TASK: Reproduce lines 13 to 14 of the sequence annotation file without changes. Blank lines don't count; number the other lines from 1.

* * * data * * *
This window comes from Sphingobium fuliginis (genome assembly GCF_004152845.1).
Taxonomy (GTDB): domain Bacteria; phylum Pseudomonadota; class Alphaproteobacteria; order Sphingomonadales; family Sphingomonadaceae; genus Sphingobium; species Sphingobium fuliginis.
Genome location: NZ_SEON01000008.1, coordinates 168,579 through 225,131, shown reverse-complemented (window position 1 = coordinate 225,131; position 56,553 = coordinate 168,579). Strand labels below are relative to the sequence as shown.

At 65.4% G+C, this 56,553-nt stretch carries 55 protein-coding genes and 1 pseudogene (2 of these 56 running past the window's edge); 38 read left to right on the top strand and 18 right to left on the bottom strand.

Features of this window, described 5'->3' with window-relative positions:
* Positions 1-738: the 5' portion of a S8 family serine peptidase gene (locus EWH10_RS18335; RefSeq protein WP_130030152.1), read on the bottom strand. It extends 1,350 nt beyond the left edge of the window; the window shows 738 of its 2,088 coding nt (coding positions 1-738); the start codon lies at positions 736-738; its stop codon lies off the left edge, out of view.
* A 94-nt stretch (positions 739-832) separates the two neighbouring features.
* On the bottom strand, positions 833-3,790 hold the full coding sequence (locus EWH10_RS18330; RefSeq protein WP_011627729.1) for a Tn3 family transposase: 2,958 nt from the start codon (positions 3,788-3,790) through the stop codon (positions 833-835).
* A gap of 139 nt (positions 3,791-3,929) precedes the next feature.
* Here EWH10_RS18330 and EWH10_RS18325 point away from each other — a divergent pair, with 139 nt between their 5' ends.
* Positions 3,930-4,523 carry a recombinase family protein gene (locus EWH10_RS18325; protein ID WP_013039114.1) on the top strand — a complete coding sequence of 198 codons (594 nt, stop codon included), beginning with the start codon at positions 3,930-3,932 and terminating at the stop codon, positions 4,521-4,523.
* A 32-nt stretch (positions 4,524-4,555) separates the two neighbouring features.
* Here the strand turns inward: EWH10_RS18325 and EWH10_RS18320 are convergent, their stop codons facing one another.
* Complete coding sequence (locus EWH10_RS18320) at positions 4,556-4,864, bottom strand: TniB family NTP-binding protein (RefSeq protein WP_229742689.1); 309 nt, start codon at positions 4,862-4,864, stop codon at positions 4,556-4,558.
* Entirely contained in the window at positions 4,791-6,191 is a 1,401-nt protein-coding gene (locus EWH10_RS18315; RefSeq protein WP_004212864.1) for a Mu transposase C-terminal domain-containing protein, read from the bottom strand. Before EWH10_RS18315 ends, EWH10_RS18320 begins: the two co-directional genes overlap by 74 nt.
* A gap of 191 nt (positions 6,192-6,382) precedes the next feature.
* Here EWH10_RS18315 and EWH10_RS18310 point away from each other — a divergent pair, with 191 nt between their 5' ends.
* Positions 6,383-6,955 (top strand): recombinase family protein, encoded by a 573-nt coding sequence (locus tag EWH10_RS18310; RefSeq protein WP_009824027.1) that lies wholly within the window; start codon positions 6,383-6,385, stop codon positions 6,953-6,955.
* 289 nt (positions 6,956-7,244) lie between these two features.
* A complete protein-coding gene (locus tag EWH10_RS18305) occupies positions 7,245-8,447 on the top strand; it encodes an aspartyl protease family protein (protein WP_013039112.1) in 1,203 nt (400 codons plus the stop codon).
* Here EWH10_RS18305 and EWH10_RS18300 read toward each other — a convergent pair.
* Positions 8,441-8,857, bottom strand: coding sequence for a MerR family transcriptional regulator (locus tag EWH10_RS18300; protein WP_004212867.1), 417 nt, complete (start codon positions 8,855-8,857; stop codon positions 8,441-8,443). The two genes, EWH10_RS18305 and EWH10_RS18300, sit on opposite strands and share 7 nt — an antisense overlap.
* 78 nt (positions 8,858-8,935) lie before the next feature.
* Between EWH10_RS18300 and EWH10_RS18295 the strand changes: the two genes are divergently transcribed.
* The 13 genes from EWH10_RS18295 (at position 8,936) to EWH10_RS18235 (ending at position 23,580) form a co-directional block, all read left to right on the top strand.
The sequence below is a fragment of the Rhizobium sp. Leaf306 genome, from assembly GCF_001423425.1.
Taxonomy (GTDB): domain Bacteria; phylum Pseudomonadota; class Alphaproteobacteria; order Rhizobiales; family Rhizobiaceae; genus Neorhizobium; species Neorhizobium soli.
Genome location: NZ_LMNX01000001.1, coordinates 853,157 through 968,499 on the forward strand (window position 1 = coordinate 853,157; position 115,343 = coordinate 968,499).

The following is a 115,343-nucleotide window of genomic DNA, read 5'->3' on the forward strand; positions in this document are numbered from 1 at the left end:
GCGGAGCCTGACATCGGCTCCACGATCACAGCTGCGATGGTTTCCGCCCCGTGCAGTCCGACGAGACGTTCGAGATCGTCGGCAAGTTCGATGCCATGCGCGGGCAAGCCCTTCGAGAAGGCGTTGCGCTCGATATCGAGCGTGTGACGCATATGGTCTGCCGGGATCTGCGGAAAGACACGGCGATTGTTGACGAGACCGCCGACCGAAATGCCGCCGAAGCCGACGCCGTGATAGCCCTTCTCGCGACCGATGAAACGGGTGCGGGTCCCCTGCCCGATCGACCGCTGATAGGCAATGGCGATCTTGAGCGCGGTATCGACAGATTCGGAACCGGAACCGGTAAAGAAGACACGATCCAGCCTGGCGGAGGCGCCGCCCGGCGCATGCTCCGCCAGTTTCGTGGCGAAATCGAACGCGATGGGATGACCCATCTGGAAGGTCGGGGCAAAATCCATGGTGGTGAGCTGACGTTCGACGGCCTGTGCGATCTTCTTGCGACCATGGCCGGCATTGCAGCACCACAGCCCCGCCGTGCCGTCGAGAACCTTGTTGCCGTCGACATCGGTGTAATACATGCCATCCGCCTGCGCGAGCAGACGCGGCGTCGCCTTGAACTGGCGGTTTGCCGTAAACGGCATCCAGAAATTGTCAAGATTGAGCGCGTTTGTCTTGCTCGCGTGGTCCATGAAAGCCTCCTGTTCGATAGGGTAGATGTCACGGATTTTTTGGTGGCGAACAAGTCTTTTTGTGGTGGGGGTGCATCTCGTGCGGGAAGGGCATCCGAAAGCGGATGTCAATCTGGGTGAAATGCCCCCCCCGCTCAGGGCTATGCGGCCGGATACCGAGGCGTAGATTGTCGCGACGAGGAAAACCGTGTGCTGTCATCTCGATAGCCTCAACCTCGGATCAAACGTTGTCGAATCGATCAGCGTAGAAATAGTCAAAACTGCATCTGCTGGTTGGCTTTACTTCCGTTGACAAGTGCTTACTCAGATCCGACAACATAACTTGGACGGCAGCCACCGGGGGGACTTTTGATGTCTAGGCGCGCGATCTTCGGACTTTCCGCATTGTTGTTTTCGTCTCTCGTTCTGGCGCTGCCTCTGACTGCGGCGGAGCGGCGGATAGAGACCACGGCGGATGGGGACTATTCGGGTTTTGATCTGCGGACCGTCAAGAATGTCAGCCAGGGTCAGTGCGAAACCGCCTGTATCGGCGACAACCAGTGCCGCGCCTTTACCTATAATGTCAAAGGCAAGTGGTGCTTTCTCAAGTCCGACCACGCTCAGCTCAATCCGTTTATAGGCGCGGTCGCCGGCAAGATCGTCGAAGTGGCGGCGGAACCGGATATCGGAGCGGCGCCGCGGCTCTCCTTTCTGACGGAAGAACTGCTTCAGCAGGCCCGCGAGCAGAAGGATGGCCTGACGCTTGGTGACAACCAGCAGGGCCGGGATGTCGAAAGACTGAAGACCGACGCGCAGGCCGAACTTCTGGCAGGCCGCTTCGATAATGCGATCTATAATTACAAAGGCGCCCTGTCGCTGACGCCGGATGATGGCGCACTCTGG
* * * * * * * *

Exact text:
* Here the strand turns inward: EWH10_RS18325 and EWH10_RS18320 are convergent, their stop codons facing one another.
* Complete coding sequence (locus EWH10_RS18320) at positions 4,556-4,864, bottom strand: TniB family NTP-binding protein (RefSeq protein WP_229742689.1); 309 nt, start codon at positions 4,862-4,864, stop codon at positions 4,556-4,558.